Once the restore completed, here’s the message shown in the OUTPUT window.  That is a message from NuGet (read this post for more on what it is and what it does) and looks similar to warnings we saw the first time we created and tried to deploy a function straight to Azure.

And here’s the full text version for reference.

c:\Users\Nick\Documents\VSCode\Azure Repos\networknerd-repo1\VS Code Testing\networknerd3\networknerd3.csproj : warning NU1603: Microsoft.Azure.WebJobs.Extensions 3.0.5 depends on Microsoft.Azure.WebJobs.Host.Storage (>= 3.0.11) but Microsoft.Azure.WebJobs.Host.Storage 3.0.11 was not found. An approximate best match of Microsoft.Azure.WebJobs.Host.Storage 3.0.13 was resolved.
Restore completed in 1.15 sec for c:\Users\Nick\Documents\VSCode\Azure Repos\networknerd-repo1\VS Code Testing\networknerd3\networknerd3.csproj.

We’ll go ahead and change the azureFunctions.projectRuntime to “~3” inside the proper settings.json file in our repo since it was set back to “~2” when this project was created and save those changes.

If we look in the source control area, there are only 8 untracked changes.  So for now, the project containing the function code has been created, and Git sees the file changes.  Let’s not commit anything yet.

If we go back to the FN1-HTTP1-NN3.cs file and press F5 to run a build, we find we are able to test the function locally with success (steps not shown).  In the TERMINAL window, we see some familiar warnings to those described in this post.

And here’s the full text warnings for reference and searchability.

C:\Users\Nick\Documents\VSCode\Azure Repos\networknerd-repo1\VS Code Testing\networknerd3\networknerd3.csproj : warning NU1603: Microsoft.Azure.WebJobs.Extensions 3.0.5 depends on Microsoft.Azure.WebJobs.Host.Storage (>= 3.0.11) but Microsoft.Azure.WebJobs.Host.Storage 3.0.11 was not found. An approximate best match of Microsoft.Azure.WebJobs.Host.Storage 3.0.13 was resolved.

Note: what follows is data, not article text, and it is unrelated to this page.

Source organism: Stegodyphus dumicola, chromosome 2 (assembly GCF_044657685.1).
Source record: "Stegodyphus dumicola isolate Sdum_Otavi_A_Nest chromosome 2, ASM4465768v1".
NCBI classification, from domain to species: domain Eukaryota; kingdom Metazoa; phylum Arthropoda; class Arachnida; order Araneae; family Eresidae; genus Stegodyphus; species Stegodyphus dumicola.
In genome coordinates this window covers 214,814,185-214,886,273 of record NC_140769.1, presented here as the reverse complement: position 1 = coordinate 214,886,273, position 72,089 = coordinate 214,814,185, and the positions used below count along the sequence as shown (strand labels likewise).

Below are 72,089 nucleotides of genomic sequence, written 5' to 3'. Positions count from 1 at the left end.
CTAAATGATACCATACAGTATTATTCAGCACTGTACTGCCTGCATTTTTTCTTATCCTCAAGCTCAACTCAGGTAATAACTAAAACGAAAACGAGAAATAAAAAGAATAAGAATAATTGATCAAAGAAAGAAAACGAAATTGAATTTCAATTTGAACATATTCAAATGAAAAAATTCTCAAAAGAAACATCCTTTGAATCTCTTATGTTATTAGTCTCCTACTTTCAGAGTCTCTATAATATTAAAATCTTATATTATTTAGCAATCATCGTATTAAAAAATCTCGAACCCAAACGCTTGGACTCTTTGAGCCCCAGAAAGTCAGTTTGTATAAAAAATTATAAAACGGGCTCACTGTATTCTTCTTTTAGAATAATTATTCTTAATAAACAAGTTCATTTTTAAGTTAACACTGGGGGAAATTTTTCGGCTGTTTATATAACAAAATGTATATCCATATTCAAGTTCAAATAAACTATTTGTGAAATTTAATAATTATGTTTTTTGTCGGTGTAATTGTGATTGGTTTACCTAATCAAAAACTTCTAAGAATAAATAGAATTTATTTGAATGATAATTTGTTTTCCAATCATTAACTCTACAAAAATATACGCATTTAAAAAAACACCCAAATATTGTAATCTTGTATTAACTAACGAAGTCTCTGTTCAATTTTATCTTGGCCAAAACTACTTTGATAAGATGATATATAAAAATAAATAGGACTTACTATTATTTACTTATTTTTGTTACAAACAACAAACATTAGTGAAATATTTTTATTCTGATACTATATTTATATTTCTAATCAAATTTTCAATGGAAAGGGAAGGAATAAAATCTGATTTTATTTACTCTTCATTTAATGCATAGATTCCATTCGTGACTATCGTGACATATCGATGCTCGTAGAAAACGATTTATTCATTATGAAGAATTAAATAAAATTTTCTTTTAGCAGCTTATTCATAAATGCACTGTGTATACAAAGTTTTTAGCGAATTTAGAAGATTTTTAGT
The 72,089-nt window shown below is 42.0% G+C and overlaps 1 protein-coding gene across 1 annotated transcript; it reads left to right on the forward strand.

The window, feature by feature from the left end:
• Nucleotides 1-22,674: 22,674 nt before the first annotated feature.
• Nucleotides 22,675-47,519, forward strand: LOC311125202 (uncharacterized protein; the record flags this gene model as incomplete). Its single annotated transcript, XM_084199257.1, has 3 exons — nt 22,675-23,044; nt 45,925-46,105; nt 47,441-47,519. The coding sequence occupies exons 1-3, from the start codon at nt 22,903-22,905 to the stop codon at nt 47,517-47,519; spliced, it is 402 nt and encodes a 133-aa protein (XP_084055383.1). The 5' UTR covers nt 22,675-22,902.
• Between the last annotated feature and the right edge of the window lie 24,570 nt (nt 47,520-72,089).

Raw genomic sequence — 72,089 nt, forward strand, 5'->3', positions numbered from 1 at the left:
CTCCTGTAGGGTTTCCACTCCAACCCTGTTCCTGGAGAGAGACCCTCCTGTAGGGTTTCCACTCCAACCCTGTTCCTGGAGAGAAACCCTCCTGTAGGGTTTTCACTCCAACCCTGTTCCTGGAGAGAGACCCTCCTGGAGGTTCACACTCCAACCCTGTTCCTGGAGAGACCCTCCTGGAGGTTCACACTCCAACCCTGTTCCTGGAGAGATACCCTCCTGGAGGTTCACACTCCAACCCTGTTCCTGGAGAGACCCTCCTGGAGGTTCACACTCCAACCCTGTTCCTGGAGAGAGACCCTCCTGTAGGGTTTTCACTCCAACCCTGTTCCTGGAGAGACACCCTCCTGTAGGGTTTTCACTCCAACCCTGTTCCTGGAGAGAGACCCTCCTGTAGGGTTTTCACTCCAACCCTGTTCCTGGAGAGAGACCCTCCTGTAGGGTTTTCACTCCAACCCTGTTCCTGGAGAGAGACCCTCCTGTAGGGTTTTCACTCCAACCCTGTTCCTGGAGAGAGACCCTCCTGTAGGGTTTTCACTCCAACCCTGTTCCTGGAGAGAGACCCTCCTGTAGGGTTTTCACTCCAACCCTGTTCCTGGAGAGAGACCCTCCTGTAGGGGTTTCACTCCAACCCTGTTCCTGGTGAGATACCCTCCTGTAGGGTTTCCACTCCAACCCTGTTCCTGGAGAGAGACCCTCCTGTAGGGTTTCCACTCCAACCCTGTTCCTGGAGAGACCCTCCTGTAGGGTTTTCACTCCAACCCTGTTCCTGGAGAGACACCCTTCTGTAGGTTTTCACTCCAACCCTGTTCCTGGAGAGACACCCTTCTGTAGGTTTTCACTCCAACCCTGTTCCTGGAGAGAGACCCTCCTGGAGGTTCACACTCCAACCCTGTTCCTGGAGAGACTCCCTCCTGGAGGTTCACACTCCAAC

Restore completed in 691.64 ms for C:\Users\Nick\Documents\VSCode\Azure Repos\networknerd-repo1\VS Code Testing\networknerd3\networknerd3.csproj.
C:\Users\Nick\Documents\VSCode\Azure Repos\networknerd-repo1\VS Code Testing\networknerd3\networknerd3.csproj : warning NU1603: Microsoft.Azure.WebJobs.Extensions 3.0.5 depends on Microsoft.Azure.WebJobs.Host.Storage (>= 3.0.11) but Microsoft.Azure.WebJobs.Host.Storage 3.0.11 was not found. An approximate best match of Microsoft.Azure.WebJobs.Host.Storage 3.0.13 was resolved.
networknerd3 -> C:\Users\Nick\Documents\VSCode\Azure Repos\networknerd-repo1\VS Code Testing\networknerd3\bin\Debug\netcoreapp2.1\bin\networknerd3.dll

The question is…should we care about these warnings?  My suspicion is the answer is no.  We’ll see if I’m right as we press forward.  If not, I will show how to come back and fix the problem.


Back to the Deployment Center